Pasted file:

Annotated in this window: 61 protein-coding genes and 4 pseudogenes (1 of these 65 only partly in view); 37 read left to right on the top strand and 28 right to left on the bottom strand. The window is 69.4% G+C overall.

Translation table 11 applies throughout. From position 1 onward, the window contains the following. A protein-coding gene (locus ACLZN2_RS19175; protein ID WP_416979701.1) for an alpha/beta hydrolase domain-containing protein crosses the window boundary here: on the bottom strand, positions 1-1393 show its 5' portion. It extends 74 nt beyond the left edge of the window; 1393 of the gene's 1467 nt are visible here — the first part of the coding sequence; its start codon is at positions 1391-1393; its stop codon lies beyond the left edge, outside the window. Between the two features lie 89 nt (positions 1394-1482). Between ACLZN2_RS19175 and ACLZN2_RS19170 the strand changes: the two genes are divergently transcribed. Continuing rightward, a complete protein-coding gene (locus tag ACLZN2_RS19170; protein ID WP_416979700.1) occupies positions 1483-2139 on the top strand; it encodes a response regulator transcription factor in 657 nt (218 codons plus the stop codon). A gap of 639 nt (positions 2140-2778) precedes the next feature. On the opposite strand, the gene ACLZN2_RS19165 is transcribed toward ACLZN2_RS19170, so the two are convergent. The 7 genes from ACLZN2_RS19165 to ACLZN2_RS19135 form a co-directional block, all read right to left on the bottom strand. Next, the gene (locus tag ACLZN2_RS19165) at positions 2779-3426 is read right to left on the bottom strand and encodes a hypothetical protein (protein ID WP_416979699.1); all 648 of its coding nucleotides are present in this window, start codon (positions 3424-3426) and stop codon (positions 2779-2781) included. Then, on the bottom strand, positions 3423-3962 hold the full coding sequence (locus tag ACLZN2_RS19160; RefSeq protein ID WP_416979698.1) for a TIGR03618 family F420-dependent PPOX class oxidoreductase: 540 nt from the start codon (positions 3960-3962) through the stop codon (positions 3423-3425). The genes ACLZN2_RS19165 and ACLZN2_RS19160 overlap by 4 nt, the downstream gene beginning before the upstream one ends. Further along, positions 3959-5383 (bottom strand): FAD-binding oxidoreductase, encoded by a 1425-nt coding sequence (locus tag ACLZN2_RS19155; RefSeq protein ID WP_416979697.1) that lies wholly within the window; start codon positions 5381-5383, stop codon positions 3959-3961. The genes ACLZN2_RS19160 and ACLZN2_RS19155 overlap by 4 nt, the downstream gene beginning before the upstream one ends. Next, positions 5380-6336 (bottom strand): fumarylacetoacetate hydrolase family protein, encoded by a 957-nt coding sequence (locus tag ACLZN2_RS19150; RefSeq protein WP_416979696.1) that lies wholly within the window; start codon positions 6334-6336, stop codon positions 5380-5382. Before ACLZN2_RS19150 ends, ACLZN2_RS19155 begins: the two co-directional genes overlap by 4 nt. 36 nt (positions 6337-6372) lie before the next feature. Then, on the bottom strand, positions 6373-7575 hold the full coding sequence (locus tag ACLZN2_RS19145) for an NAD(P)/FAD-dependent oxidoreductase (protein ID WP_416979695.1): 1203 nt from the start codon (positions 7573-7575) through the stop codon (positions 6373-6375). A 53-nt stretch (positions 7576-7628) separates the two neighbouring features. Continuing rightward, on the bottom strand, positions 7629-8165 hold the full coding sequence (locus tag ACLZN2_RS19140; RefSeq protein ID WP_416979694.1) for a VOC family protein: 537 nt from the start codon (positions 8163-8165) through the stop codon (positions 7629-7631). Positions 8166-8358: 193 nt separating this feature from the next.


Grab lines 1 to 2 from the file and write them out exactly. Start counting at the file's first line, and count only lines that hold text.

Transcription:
Annotated in this window: 61 protein-coding genes and 4 pseudogenes (1 of these 65 only partly in view); 37 read left to right on the top strand and 28 right to left on the bottom strand. The window is 69.4% G+C overall.

Translation table 11 applies throughout. From position 1 onward, the window contains the following. A protein-coding gene (locus ACLZN2_RS19175; protein ID WP_416979701.1) for an alpha/beta hydrolase domain-containing protein crosses the window boundary here: on the bottom strand, positions 1-1393 show its 5' portion. It extends 74 nt beyond the left edge of the window; 1393 of the gene's 1467 nt are visible here — the first part of the coding sequence; its start codon is at positions 1391-1393; its stop codon lies beyond the left edge, outside the window. Between the two features lie 89 nt (positions 1394-1482). Between ACLZN2_RS19175 and ACLZN2_RS19170 the strand changes: the two genes are divergently transcribed. Continuing rightward, a complete protein-coding gene (locus tag ACLZN2_RS19170; protein ID WP_416979700.1) occupies positions 1483-2139 on the top strand; it encodes a response regulator transcription factor in 657 nt (218 codons plus the stop codon). A gap of 639 nt (positions 2140-2778) precedes the next feature. On the opposite strand, the gene ACLZN2_RS19165 is transcribed toward ACLZN2_RS19170, so the two are convergent. The 7 genes from ACLZN2_RS19165 to ACLZN2_RS19135 form a co-directional block, all read right to left on the bottom strand. Next, the gene (locus tag ACLZN2_RS19165) at positions 2779-3426 is read right to left on the bottom strand and encodes a hypothetical protein (protein ID WP_416979699.1); all 648 of its coding nucleotides are present in this window, start codon (positions 3424-3426) and stop codon (positions 2779-2781) included. Then, on the bottom strand, positions 3423-3962 hold the full coding sequence (locus tag ACLZN2_RS19160; RefSeq protein ID WP_416979698.1) for a TIGR03618 family F420-dependent PPOX class oxidoreductase: 540 nt from the start codon (positions 3960-3962) through the stop codon (positions 3423-3425). The genes ACLZN2_RS19165 and ACLZN2_RS19160 overlap by 4 nt, the downstream gene beginning before the upstream one ends. Further along, positions 3959-5383 (bottom strand): FAD-binding oxidoreductase, encoded by a 1425-nt coding sequence (locus tag ACLZN2_RS19155; RefSeq protein ID WP_416979697.1) that lies wholly within the window; start codon positions 5381-5383, stop codon positions 3959-3961. The genes ACLZN2_RS19160 and ACLZN2_RS19155 overlap by 4 nt, the downstream gene beginning before the upstream one ends. Next, positions 5380-6336 (bottom strand): fumarylacetoacetate hydrolase family protein, encoded by a 957-nt coding sequence (locus tag ACLZN2_RS19150; RefSeq protein WP_416979696.1) that lies wholly within the window; start codon positions 6334-6336, stop codon positions 5380-5382. Before ACLZN2_RS19150 ends, ACLZN2_RS19155 begins: the two co-directional genes overlap by 4 nt. 36 nt (positions 6337-6372) lie before the next feature. Then, on the bottom strand, positions 6373-7575 hold the full coding sequence (locus tag ACLZN2_RS19145) for an NAD(P)/FAD-dependent oxidoreductase (protein ID WP_416979695.1): 1203 nt from the start codon (positions 7573-7575) through the stop codon (positions 6373-6375). A 53-nt stretch (positions 7576-7628) separates the two neighbouring features. Continuing rightward, on the bottom strand, positions 7629-8165 hold the full coding sequence (locus tag ACLZN2_RS19140; RefSeq protein ID WP_416979694.1) for a VOC family protein: 537 nt from the start codon (positions 8163-8165) through the stop codon (positions 7629-7631). Positions 8166-8358: 193 nt separating this feature from the next.